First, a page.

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Preparing for Aging Populations in America's Cities is the result of a survey of more than 100 cities throughout the United States. Produced by the Conference of Mayors, in partnership with AARP, the goal of this report was to identify resources, policy changes, and infrastructure investments mayors and cities need to help older Americans age in place, and stay active members of their communities. Nine key issue areas were evaluated, revealing the priorities of our nation’s mayors and what they believe are the issues that matter most to their constituents.
This FrameWorks Institute report is the second in the ReFraming Aging initiative. (The first was Gauging Aging: Mapping the Gaps Between Expert and Public Understandings of Aging in America). It analyzes media and advocacy organizations’ narratives about aging with the goal of suggesting communications strategies. In keeping with the scholarly literature on narrative, FrameWorks defines a complete narrative as one that defines a problem or issue, states why this is a matter of concern, explains who or what causes the problem, provides a clear vision of an improved outcome, and delineates concrete actions that can be taken to remediate the problem. A central finding in this report is that a substantial amount of the information being communicated about aging and older adults in America is not organized as narrative in either media or advocacy materials.
"USDA Rural Development’s investment portfolio is almost $216 billion; roughly equal to that of the nation’s 14th largest bank. But the real power behind the success of our loan, grant, and technical assistance programs is our partnerships with other people and providers. We have entered into partnerships at all levels—from ones in Washington, D.C., like the White House Rural Council, to ones with rural foundations and our lending partners, to grassroots projects between local USDA Rural Development employees and hometown nonprofits, real estate agents, and home builders." Foreword by Tom Vilsack, Secretary of Agriculture, and Lisa Mensah, USDA Rural Development Under Secretary. Include a state-by-state progress report and thematic sections on housing, economic development, poverty, tribal nations, jobs, business, energy, and utilities.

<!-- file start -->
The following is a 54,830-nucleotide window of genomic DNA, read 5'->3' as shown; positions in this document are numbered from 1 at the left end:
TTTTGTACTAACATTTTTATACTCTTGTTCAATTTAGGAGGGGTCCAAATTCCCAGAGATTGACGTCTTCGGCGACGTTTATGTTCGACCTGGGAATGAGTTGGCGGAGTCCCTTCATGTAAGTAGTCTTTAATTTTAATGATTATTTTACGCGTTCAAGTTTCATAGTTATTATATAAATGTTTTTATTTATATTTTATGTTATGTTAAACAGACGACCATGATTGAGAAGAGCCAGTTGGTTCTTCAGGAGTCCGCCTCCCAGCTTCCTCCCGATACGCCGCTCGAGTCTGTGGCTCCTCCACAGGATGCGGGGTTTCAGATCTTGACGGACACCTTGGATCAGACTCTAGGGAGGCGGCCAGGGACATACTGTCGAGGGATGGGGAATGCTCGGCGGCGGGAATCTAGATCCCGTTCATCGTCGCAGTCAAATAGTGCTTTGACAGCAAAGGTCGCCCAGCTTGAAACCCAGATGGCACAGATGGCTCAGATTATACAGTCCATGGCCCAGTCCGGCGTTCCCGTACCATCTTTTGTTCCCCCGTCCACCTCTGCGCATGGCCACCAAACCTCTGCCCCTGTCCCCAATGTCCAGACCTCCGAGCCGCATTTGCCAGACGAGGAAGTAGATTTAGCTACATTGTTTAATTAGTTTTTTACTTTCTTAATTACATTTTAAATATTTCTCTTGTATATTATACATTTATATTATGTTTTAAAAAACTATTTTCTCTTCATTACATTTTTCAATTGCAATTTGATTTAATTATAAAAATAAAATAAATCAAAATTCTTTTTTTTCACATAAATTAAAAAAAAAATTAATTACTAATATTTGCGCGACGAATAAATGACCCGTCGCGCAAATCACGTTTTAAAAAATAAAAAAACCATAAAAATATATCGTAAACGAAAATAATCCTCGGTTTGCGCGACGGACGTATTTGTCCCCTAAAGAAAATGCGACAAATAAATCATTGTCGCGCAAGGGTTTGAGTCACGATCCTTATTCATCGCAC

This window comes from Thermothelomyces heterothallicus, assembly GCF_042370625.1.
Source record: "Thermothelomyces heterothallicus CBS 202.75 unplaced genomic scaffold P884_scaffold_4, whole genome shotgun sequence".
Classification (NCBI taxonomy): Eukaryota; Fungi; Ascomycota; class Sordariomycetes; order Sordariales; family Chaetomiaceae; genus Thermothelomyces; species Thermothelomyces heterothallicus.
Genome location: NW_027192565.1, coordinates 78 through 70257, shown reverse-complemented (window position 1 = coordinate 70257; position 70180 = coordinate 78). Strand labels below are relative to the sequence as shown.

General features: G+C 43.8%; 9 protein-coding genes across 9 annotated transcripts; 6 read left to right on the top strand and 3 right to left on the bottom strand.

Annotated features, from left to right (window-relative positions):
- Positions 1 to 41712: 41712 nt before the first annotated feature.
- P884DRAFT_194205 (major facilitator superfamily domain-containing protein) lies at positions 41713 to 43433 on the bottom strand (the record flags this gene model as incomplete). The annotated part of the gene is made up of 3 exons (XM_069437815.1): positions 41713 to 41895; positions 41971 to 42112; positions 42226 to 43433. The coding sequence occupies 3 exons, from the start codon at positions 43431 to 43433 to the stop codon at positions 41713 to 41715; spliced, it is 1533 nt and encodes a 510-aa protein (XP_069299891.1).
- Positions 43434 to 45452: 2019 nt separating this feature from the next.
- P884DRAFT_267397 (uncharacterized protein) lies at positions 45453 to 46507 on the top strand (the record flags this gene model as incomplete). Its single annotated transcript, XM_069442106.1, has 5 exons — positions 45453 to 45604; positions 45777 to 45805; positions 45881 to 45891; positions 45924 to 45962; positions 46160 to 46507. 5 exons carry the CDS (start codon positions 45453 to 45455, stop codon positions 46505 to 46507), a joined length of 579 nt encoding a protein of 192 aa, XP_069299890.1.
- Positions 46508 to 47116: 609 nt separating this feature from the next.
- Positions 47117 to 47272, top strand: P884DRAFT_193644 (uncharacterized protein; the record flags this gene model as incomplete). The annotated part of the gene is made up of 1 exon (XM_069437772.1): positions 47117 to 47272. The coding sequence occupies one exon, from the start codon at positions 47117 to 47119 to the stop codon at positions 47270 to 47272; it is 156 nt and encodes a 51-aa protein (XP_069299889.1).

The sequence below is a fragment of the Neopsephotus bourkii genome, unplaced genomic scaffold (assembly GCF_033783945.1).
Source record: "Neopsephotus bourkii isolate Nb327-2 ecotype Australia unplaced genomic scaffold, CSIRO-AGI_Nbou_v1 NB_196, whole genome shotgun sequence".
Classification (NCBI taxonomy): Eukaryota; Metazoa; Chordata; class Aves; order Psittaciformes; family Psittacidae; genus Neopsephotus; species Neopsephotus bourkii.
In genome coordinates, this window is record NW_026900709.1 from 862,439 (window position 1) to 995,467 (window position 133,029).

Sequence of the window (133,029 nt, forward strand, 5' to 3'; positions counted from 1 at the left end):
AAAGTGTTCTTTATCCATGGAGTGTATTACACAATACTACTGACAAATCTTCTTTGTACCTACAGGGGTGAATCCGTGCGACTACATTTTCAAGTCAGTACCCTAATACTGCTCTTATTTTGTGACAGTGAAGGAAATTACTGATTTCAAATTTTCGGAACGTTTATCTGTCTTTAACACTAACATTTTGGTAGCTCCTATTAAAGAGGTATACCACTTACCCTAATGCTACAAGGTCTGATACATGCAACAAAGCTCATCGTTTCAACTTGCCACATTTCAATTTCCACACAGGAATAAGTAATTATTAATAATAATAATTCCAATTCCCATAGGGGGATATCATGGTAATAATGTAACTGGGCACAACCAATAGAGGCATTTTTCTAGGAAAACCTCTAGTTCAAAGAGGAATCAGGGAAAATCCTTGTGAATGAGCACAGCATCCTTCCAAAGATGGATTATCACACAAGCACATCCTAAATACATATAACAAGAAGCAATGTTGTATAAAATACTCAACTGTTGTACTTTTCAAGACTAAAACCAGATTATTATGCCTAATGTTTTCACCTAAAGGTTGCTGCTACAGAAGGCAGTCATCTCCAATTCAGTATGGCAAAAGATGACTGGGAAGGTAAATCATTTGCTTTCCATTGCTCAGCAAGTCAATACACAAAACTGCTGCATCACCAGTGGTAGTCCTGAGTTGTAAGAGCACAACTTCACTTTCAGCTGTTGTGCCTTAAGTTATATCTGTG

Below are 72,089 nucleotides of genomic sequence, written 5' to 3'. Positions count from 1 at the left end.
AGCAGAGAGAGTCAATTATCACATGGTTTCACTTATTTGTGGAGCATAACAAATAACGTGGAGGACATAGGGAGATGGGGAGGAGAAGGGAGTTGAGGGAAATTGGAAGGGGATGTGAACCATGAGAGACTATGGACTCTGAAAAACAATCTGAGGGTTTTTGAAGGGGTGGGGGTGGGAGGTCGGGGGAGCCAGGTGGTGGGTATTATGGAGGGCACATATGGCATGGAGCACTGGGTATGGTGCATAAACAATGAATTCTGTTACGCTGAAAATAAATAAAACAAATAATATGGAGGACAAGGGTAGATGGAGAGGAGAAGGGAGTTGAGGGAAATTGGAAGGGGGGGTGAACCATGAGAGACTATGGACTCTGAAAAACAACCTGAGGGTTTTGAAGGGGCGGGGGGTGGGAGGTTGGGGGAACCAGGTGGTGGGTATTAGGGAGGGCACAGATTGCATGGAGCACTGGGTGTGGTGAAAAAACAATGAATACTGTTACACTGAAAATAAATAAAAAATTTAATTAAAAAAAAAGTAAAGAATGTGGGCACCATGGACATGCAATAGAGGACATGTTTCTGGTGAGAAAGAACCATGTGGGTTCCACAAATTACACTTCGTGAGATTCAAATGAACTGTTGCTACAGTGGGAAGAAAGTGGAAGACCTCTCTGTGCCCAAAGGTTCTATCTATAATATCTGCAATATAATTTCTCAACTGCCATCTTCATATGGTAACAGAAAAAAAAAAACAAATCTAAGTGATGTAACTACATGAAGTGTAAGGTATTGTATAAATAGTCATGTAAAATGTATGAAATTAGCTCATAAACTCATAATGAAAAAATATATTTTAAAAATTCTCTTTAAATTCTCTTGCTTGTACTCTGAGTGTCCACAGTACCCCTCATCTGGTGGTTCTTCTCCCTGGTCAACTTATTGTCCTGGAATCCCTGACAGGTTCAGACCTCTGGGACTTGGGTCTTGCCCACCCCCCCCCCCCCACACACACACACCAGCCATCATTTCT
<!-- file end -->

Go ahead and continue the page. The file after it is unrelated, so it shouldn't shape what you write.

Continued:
The Northland Foundation launched its Rural Aging Initiative in 2014, with generous funding support from the Margaret A. Cargill Philanthropies. The close of this three year program offers the opportunity to take a look back and see how the Initiative fulfilled its purpose of impacting rural aging, helping older adults live full, meaningful lives within rural communities. To that end, a resource document has been compiled to share lessons learned and help guide future work. Focus areas include: strengthen the region’s nonprofits and community partners serving older adults and caregivers; increase active engagement and social connectedness among older people; and the Foundation’s model of residential assisted living for older adults and the role it can play in social and emotional wellbeing
With people living longer than ever and the world’s older population expanding at an unprecedented rate, the Milken Institute Center for the Future of Aging convened the Purposeful Aging Summit in Los Angeles in 2016. Thought leaders from public policy, business, academia, philanthropy, and media gathered to discuss reframing perceptions of aging in the 21st century. This report, The Power of Purposeful Aging: Culture Change and the New Demography, summarizes the themes, findings, and vision of the Purposeful Aging Summit. See page 23 for GIA's John Feather's contribution on the role of philanthropy.